Nuremberg: the Last Battle (Focal Point, 1996) by David Irving is a very thought provoking book. It is well researched and written and gives a good larger context and view on what happened before, during and also after the trial.
While the book is throughoutly fascinating from cover to cover I would suggest one to read at least its pages 35-39 (60-66 in the free pdf-book) where Irving summarises how there were few crimes listed in the indictment of the German war criminals, as finally drawn up in October 1945, of which one or other of the four prosecuting powers was not itself guilty.
The list of these crimes should give everyone some fresh reminders of a deep hypocrisy so common in politics. Some keywordwords here: Atomic bombings of Hiroshima and Nagasaki, Dachau massacre, Soviet Unions unprovoked attack on Finland, Katyn massacre, Ribbentrop-Molotov pact, Churchill’s 1939 and 1940 orders for unrestricted naval warfare, Churchill’s 1940 orders for the invasion of Norway, British troops machine-gunning the fleeing survivors of the German fleet auxiliary Altmark in April 1940 and those of the sinking minesweeper Ulm in September 1942, Churchill’s orders for military occupation of Iceland in 1940 and of Persia in August 1941, bombing of Hamburg, Dresden and Pforzheim, sinking of German refugee ship Cap Arcona, and so on (see the pdf-book’s pages 60-66).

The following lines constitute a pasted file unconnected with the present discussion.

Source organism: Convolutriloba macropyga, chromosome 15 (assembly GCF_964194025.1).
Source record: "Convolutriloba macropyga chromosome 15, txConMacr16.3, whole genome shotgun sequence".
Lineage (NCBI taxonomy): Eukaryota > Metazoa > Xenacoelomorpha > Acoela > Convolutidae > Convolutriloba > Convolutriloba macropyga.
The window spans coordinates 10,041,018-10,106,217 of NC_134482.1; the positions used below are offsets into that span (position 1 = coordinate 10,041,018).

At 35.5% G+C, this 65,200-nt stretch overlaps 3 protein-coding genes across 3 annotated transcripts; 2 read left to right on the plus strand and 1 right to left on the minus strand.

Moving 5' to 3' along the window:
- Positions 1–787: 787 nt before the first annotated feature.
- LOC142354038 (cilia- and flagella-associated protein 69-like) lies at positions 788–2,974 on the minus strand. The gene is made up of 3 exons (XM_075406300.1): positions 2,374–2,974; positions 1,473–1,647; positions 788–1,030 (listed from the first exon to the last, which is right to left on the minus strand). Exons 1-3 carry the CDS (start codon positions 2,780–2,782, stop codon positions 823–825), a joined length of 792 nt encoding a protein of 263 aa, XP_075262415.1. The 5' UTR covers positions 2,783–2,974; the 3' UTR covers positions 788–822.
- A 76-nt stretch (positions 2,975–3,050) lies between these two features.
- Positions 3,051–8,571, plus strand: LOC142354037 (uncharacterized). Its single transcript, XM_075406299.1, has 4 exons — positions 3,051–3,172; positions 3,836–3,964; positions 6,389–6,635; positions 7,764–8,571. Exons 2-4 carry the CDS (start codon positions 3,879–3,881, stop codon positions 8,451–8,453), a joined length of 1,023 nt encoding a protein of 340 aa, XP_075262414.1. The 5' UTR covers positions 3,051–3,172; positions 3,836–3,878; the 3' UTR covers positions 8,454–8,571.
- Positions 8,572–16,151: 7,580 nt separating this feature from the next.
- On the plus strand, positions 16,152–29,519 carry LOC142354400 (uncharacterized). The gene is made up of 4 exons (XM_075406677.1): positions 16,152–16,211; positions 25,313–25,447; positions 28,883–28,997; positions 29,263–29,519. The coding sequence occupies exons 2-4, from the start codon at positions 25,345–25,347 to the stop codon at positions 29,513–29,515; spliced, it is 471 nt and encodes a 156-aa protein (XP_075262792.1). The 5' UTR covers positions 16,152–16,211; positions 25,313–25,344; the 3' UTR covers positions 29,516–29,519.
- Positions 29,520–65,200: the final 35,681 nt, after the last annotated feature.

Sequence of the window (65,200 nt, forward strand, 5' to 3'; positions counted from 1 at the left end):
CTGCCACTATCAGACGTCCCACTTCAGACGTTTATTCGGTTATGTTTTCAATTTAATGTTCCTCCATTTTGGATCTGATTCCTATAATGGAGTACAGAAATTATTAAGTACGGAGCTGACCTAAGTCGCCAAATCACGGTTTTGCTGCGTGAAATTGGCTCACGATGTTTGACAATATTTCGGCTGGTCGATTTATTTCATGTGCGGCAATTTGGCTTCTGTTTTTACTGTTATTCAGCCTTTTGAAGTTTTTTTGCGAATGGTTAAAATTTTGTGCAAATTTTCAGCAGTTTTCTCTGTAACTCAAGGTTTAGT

See Wikipedia’s summary of criticism against the Nuremberg trial from here.
In the closing remarks of the book Irving writes:
The world saw Nurenberg as the old-fashioned practise of the victors putting the vanquished to the sword, behind a facade of retroactive law and elegant speeches. As the years passed this view was entrenched by the absence of similar trials where aggressive war was clearly established. The Soviet Union planned an aggressive campaign against South Korea, but as the New York Times was to comment in 1951: ‘A powerful aggressor, if undefeated in war, cannot and will not be punished.’ (page 312, pdf-book’s page 452).
When the armed forces of Britain, France and Israel conspired together and lauched their attack on Egypt in 1956, Rudolf Hess’ lawyer Alfred Seidl inquired of the British Foreign Office whether the British prime minister Eden was to be brought before any tribunal to account for himself. The tragic truth was that Nuremberg had set no real precedent in international law. A resolution presented in 1946 to the United Nations Organisation relating to the codification of the principles established at Nuremberg was referred to the organisation’s International Law Committee, and buried without ceremony” (page 312, pdf-book’s page 452).
Well, maybe Nuremberg effected the international law more than Irving gives it credit, but… can you think of some countries and their war criminals (in addition to those mentioned above) after the second world war being guilty (and still not put on trial anywhere) of the same or similar crimes of which the nazis were indicted for and sentenced of at Nuremberg? (as a reminder, those nazis were indicted for: 1) participation in a common plan or conspiracy for the accomplishment of a crime against peace, 2) planning, initiating and waging wars of aggression and other crimes against peace, 3) war crimes, 4) crimes against humanity). I can easily think of a country or two like that…